Missionary Sending: Keeping Christ at the Centre

EMQ » January–April 2024 » Volume 60 Issue 1

Southern Philippines: Jon, Marilyn, and their two children travel together on a motorcycle. Photo courtesy of Jon Fuller. 

Summary: What does it mean to send and be sent? Understanding sending as deeply rooted in the intimacy of an abiding relationship with Christ, (reflecting his relationship with his Father) has reminded me how often I forget that it is God who sends, not me.

By Jon Fuller

In 2016, I was approached by a group of international mission agency leaders to put together a consultation in North America on the topic of mission and sending. After many years in Asia, I was still finding my way in the Canadian scene but agreed to take on this challenge. The consultation eventually took place in 2013. However, by that time the focus had shifted from sending, to being fit for the challenges of the future. That shift was driven in large part by my somewhat shocked discovery that there was little interest amongst Canadian mission agency leaders in a consultation on sending.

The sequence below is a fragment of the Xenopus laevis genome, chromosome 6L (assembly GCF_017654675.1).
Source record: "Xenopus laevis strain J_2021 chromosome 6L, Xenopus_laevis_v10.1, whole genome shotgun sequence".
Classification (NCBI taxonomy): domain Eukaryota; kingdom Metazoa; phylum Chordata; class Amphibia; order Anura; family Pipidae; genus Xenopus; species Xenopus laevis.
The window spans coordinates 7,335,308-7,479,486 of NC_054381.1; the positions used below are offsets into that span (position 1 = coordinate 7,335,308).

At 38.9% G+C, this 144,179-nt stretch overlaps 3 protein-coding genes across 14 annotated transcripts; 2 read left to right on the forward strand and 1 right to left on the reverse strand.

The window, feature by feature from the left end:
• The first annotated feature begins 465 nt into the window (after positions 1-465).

In the years since, I’ve spent a lot of time reflecting on the constellation of concerns around missionary sending, along with many who have written on colonialism, indigeneity, and mutuality. Jay Matenga referred to that concern in his 2020 “Leader’s Missions Forecast” when he wrote, “… the margin of tolerance toward the imposition of one world’s ideas onto another world’s reality has reached zero.”[i] How has missionary sending become so tainted with suspicion? Do accusations of colonialism undermine generations of missionary work? What does it mean to send and be sent?

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